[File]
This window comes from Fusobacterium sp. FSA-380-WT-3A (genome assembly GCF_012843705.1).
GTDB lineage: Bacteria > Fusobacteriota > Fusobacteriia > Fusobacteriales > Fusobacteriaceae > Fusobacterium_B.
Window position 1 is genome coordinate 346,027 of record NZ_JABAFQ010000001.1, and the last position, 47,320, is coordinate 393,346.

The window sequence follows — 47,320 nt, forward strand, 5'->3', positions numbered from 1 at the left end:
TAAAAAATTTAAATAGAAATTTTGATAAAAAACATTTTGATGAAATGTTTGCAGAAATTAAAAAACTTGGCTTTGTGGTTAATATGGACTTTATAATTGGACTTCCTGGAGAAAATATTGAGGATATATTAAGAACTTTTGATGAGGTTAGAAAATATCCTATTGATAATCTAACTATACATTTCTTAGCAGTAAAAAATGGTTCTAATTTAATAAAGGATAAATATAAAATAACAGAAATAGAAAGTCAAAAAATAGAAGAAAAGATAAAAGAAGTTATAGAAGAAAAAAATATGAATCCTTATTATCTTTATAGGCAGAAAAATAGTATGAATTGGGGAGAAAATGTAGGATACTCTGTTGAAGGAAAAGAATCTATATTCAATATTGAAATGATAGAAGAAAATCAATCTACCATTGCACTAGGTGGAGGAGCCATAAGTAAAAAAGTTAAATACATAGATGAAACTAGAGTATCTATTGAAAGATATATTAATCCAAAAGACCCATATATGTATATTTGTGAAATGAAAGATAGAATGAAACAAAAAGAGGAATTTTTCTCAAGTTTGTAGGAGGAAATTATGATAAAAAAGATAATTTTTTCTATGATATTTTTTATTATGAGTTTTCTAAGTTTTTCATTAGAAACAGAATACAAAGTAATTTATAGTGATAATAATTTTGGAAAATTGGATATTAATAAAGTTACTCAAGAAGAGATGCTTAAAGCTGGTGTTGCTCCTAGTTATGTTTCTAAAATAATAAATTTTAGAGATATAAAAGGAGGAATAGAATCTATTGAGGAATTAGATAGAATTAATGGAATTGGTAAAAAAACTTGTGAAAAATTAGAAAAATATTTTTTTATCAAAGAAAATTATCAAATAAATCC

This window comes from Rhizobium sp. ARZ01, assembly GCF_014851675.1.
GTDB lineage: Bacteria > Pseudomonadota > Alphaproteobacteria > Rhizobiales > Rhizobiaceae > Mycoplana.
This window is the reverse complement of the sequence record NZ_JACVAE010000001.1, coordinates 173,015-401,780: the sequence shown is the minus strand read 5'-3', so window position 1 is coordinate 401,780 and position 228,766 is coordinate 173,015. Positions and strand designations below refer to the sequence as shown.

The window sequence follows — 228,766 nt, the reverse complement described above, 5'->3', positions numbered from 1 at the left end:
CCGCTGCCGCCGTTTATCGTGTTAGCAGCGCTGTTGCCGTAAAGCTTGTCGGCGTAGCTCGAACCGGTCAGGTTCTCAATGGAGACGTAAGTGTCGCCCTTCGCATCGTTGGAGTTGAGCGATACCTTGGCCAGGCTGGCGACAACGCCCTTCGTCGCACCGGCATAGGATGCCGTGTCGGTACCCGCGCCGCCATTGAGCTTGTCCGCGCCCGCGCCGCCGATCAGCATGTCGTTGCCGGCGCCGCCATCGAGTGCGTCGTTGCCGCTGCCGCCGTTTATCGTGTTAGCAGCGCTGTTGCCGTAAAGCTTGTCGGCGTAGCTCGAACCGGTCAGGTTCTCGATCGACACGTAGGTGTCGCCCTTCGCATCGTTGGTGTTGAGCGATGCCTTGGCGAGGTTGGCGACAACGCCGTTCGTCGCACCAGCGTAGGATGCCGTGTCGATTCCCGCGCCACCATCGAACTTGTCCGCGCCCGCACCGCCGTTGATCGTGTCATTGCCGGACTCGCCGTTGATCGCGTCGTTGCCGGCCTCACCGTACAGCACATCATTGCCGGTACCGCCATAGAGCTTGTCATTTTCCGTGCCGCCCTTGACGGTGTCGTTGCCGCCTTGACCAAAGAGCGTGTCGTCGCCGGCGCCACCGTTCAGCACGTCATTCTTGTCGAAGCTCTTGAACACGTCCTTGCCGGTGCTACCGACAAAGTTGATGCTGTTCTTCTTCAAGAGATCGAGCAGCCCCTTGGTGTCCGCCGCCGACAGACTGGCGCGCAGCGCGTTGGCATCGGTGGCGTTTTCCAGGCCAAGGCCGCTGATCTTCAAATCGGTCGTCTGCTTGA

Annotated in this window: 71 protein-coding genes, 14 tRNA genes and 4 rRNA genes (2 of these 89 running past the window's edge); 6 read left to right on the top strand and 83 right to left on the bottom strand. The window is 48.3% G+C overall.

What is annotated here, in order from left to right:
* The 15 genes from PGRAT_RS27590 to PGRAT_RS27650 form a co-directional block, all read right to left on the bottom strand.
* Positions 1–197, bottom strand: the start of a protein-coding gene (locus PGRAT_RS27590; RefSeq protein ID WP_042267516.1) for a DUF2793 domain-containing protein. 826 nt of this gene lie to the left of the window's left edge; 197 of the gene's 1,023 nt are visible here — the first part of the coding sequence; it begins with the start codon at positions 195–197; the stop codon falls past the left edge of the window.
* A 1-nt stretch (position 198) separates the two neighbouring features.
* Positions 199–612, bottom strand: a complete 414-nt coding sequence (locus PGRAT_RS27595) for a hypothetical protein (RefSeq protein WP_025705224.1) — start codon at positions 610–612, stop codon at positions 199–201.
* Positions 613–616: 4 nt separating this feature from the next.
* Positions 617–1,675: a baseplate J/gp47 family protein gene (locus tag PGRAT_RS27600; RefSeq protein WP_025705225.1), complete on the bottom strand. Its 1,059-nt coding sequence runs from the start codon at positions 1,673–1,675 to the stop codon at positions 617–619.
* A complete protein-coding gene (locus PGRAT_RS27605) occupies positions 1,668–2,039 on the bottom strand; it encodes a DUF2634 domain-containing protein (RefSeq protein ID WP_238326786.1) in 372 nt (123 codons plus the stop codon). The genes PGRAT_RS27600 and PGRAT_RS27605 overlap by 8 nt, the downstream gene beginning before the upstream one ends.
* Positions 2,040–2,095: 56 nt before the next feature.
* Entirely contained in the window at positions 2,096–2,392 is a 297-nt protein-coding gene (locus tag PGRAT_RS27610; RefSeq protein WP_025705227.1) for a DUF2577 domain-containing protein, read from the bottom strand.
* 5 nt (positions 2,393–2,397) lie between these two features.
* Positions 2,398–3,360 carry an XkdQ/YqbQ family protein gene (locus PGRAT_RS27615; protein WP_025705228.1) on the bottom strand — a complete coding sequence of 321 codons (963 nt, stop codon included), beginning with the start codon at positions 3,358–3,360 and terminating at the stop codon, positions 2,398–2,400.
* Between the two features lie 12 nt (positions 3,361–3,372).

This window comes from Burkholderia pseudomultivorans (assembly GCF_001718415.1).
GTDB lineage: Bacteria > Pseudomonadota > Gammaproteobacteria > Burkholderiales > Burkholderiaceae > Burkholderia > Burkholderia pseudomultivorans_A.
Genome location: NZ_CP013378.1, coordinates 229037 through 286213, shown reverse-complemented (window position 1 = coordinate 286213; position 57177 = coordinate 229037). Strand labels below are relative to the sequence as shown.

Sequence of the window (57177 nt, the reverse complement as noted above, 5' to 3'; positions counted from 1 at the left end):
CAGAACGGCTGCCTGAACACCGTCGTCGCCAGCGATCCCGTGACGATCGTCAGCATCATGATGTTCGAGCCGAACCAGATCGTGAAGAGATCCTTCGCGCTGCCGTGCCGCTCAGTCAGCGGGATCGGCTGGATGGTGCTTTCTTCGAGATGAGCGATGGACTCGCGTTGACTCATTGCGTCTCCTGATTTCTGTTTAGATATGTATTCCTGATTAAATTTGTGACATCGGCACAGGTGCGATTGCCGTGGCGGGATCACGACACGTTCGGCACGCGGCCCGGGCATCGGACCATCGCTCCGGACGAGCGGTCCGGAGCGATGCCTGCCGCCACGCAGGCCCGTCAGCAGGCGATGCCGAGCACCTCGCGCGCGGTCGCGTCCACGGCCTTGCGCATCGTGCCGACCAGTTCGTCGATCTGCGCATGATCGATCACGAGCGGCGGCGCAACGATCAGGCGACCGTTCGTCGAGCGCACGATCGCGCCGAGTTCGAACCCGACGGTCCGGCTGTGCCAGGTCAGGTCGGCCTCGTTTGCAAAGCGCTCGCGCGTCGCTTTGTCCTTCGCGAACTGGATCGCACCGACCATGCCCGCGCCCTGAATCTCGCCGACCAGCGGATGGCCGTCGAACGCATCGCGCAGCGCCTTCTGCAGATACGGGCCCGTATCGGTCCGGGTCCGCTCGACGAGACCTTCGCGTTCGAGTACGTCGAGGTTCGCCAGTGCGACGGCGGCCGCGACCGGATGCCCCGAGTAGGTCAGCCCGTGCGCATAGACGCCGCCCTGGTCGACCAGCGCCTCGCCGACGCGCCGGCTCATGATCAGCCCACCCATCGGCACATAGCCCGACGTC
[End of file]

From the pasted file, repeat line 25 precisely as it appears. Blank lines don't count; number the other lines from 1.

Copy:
This window comes from Burkholderia pseudomultivorans (assembly GCF_001718415.1).